Sunday, June 3, 2012


Amazing Spider-Man #5 [October 1963] was not the first Spider-Man
comic book I bought.  That would be issue #9 [February 1964] with
the first appearance of Electro and the somewhat incredible scene
of Peter Parker faking photos so that they seem to show Spider-Man
changing into Electro.  Hey, the kid had those doctor bills to pay
for Aunt May.  Though that bit never sat right with me, everything
else in the issue was so darn cool I only missed one other issue of
the title over the next several decades.

After reading Fantastic Four Annual #1 that summer, I went looking
for Spider-Man and other Marvel comics.  Which wasn’t easy as they
sold out quickly at my neighborhood drug store and grocery stores.
My enthusiasm for Marvel was what led me to find out when the new
comics arrived at those stores every week and make sure I was there
to get first crack at them.  Even so, it was four months before I
got to buy a new Spider-Man comic book.

Once I bought that first Spider-Man comic book, I went on the hunt
for the back issues.  I’m pretty sure I got Amazing Spider-Man #5
in a baseball cards and comic books trade with a kid who went to my
school.  My interest in baseball cards was secondary to my love of
Marvel Comics, which gave me lots of trade fodder.

In the issue, Spidey was “Marked for Destruction by Doctor Doom!”
Not to cite Doom as a role model, but, every now and again, I get
the urge to create a list of people I have marked for destruction.
Maniacal laugh.

The 21-page story was scripted by Stan Lee, drawn by Steve Ditko,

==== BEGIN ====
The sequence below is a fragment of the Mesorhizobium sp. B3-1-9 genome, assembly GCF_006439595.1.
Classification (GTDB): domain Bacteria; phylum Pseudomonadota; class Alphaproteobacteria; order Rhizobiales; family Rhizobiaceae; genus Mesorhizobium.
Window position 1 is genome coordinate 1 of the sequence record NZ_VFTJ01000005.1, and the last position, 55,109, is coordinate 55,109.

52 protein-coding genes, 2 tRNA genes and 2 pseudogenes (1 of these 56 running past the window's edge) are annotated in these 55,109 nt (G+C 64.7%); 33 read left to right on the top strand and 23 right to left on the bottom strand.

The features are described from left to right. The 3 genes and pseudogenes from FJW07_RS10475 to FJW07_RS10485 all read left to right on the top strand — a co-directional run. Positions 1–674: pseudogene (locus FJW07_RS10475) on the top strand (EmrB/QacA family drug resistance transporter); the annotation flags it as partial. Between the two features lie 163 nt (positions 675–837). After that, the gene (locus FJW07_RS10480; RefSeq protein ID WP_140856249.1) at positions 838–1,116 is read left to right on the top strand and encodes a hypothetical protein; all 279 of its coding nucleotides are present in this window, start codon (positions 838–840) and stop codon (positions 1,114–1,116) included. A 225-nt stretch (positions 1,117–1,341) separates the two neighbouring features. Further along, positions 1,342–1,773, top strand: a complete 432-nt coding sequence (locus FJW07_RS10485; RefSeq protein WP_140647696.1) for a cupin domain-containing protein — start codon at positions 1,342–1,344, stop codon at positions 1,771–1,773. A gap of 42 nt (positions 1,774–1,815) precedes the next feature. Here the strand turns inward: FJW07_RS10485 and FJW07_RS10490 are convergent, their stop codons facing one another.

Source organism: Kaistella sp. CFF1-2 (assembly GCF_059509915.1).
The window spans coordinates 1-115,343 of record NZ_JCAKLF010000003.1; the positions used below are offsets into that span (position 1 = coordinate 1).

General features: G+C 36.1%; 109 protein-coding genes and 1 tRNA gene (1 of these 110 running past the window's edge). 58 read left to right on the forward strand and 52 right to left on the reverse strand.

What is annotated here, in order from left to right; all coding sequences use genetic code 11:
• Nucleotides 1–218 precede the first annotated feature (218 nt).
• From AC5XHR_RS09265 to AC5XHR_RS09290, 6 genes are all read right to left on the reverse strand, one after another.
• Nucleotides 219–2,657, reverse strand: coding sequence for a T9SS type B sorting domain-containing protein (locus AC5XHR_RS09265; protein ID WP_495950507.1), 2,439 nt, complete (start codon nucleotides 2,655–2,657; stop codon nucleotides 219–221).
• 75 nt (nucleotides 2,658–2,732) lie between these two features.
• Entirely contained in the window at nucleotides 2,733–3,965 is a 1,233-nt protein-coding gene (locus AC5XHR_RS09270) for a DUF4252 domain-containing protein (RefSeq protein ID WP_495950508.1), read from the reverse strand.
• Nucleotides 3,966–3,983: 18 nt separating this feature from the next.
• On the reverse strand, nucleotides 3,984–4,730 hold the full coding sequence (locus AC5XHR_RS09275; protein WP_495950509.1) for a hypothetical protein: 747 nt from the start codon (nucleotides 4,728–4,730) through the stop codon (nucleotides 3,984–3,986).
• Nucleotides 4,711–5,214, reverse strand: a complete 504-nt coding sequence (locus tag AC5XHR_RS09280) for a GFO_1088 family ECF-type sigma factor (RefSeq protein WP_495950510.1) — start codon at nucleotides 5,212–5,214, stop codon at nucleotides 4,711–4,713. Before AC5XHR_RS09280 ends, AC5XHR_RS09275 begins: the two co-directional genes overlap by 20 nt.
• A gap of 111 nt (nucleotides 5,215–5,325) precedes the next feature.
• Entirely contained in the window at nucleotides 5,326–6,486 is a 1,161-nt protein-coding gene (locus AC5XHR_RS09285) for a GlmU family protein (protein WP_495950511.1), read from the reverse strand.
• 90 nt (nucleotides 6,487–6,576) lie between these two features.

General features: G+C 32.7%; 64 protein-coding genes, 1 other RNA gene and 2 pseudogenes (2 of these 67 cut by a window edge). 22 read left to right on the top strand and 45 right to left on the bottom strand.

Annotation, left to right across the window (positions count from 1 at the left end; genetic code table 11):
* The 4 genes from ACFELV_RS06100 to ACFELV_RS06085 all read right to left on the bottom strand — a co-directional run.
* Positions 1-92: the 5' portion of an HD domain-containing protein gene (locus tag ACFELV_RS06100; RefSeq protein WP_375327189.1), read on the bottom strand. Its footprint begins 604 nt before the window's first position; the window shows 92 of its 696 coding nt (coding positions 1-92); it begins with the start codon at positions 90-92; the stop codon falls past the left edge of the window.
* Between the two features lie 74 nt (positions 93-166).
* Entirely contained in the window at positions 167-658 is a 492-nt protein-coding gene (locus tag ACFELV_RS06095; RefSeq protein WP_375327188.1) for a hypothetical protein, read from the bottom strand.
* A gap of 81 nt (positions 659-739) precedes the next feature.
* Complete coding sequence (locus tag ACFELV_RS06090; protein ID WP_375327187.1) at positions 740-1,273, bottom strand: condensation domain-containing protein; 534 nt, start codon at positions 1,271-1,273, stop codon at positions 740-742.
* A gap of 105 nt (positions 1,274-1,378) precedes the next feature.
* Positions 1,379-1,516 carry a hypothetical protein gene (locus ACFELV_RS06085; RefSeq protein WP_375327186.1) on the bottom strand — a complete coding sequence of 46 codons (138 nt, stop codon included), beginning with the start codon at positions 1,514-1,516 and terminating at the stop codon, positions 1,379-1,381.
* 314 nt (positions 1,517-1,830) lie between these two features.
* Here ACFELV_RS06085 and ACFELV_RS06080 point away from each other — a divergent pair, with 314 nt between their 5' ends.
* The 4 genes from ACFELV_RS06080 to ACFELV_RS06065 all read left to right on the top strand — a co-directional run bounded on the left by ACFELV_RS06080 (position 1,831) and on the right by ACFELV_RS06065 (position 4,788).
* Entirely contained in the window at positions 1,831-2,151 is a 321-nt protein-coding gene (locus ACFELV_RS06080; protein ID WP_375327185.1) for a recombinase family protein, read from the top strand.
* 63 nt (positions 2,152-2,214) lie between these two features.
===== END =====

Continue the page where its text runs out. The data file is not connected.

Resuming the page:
and likely co-plotted by those two comics greats.  The basic story
is summed up nicely at the Grand Comics Database: Dr. Doom tries to
trick Spider-Man into helping him defeat the Fantastic Four. When
Spider-Man turns him down, he decides to capture Spider-Man. Flash
Thompson dresses up as Spider-Man for a prank and Dr. Doom mistakes
him for the real Spider-Man and captures him instead, and Flash has
to be saved by the real Spider-Man.

Spider-Man was definitely the underdog in this battle, which made
for lots of exciting moments.  The Fantastic Four appeared in the
story, which was another neat thing.  To me, DC super-heroes like
Superman and Batman seemed like they scheduled play dates with each
other.  Marvel heroes just bumped into one another.  The latter was
much more appealing to an 11-year-old boy beginning to realize how
random the universe could be.

The GCD also notes that Amazing Spider-Man became a monthly title
with this issue and that this was the first time Doctor Doom used
a robot to take his place.  These days, if a Marvel hero appeared
in just one title, we would think him a slacker...and Doc Doom has
gone through more robots that New Yorkers have gone through super-
sized sugary drinks.  

Not to let politics intrude on our nostalgia here, but, even while
Mayor Bloomberg is trying to ban soda drinks over 16 ounces in the
Big Apple, he’s also proposed another ban that would more directly
affect comic books.  Under this new ban, DC and Marvel would have
to limit their big crossover events to 16 issues.  While I usually
believe government should stay out of our bedrooms and comic-book
shops, it’s hard to disagree on that one.

Keep reading my bloggy things for more comics from the month of my
birth and the month of my awakening.

I’ll be back tomorrow with more stuff.
© 2012 Tony Isabella


  1. Mayor (?) Bloomberg???

    I thought he was trying to become a Dictator!

  2. I bought a beat-up copy of this for $15 at a comic convention in the late 80's early 90's. I just thought it was so awesome to have a low-number Amazing Spider-man issue. I read it and loved it!

  3. I love to tell people, I bought my copy of this for 5 cents at a produce stand. There among the eggs and tomatoes and milk, the owner kept a stack of comics for sale and trade. Two for one or one for a nickel. I bought a lot of early Marvels there after getting hooked again on comics with a copy of Daredevil #7. :)